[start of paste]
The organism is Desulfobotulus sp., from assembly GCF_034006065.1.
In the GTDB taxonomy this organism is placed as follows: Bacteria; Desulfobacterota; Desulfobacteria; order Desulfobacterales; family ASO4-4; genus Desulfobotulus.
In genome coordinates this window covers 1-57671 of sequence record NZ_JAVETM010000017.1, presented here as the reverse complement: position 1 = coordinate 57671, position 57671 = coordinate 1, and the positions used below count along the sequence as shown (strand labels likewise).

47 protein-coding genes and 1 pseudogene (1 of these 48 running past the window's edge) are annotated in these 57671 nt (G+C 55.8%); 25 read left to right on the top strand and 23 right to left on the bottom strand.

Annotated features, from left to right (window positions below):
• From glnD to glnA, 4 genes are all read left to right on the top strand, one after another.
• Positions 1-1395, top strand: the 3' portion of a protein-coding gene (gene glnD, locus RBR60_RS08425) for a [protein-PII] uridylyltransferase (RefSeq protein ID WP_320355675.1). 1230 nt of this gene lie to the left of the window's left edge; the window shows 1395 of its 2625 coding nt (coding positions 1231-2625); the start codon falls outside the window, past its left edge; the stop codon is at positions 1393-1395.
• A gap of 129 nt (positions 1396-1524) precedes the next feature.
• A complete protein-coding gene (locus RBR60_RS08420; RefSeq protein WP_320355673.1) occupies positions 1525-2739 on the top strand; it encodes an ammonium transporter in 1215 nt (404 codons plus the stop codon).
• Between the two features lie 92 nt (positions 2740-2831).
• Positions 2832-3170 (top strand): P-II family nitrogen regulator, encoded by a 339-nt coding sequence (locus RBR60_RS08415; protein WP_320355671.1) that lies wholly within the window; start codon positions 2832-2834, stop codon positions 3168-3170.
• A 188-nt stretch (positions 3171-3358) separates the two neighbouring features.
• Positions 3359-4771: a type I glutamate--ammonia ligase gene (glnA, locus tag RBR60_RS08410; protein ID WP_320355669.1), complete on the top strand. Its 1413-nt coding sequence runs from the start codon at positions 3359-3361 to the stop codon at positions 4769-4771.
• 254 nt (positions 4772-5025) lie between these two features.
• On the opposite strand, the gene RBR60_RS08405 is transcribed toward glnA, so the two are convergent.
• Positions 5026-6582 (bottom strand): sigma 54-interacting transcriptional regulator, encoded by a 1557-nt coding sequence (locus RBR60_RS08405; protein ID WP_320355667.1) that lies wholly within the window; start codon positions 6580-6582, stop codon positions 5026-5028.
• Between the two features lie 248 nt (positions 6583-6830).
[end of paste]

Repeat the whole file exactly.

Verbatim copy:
The organism is Desulfobotulus sp., from assembly GCF_034006065.1.
In the GTDB taxonomy this organism is placed as follows: Bacteria; Desulfobacterota; Desulfobacteria; order Desulfobacterales; family ASO4-4; genus Desulfobotulus.
In genome coordinates this window covers 1-57671 of sequence record NZ_JAVETM010000017.1, presented here as the reverse complement: position 1 = coordinate 57671, position 57671 = coordinate 1, and the positions used below count along the sequence as shown (strand labels likewise).

47 protein-coding genes and 1 pseudogene (1 of these 48 running past the window's edge) are annotated in these 57671 nt (G+C 55.8%); 25 read left to right on the top strand and 23 right to left on the bottom strand.

Annotated features, from left to right (window positions below):
• From glnD to glnA, 4 genes are all read left to right on the top strand, one after another.
• Positions 1-1395, top strand: the 3' portion of a protein-coding gene (gene glnD, locus RBR60_RS08425) for a [protein-PII] uridylyltransferase (RefSeq protein ID WP_320355675.1). 1230 nt of this gene lie to the left of the window's left edge; the window shows 1395 of its 2625 coding nt (coding positions 1231-2625); the start codon falls outside the window, past its left edge; the stop codon is at positions 1393-1395.
• A gap of 129 nt (positions 1396-1524) precedes the next feature.
• A complete protein-coding gene (locus RBR60_RS08420; RefSeq protein WP_320355673.1) occupies positions 1525-2739 on the top strand; it encodes an ammonium transporter in 1215 nt (404 codons plus the stop codon).
• Between the two features lie 92 nt (positions 2740-2831).
• Positions 2832-3170 (top strand): P-II family nitrogen regulator, encoded by a 339-nt coding sequence (locus RBR60_RS08415; protein WP_320355671.1) that lies wholly within the window; start codon positions 2832-2834, stop codon positions 3168-3170.
• A 188-nt stretch (positions 3171-3358) separates the two neighbouring features.
• Positions 3359-4771: a type I glutamate--ammonia ligase gene (glnA, locus tag RBR60_RS08410; protein ID WP_320355669.1), complete on the top strand. Its 1413-nt coding sequence runs from the start codon at positions 3359-3361 to the stop codon at positions 4769-4771.
• 254 nt (positions 4772-5025) lie between these two features.
• On the opposite strand, the gene RBR60_RS08405 is transcribed toward glnA, so the two are convergent.
• Positions 5026-6582 (bottom strand): sigma 54-interacting transcriptional regulator, encoded by a 1557-nt coding sequence (locus RBR60_RS08405; protein ID WP_320355667.1) that lies wholly within the window; start codon positions 6580-6582, stop codon positions 5026-5028.
• Between the two features lie 248 nt (positions 6583-6830).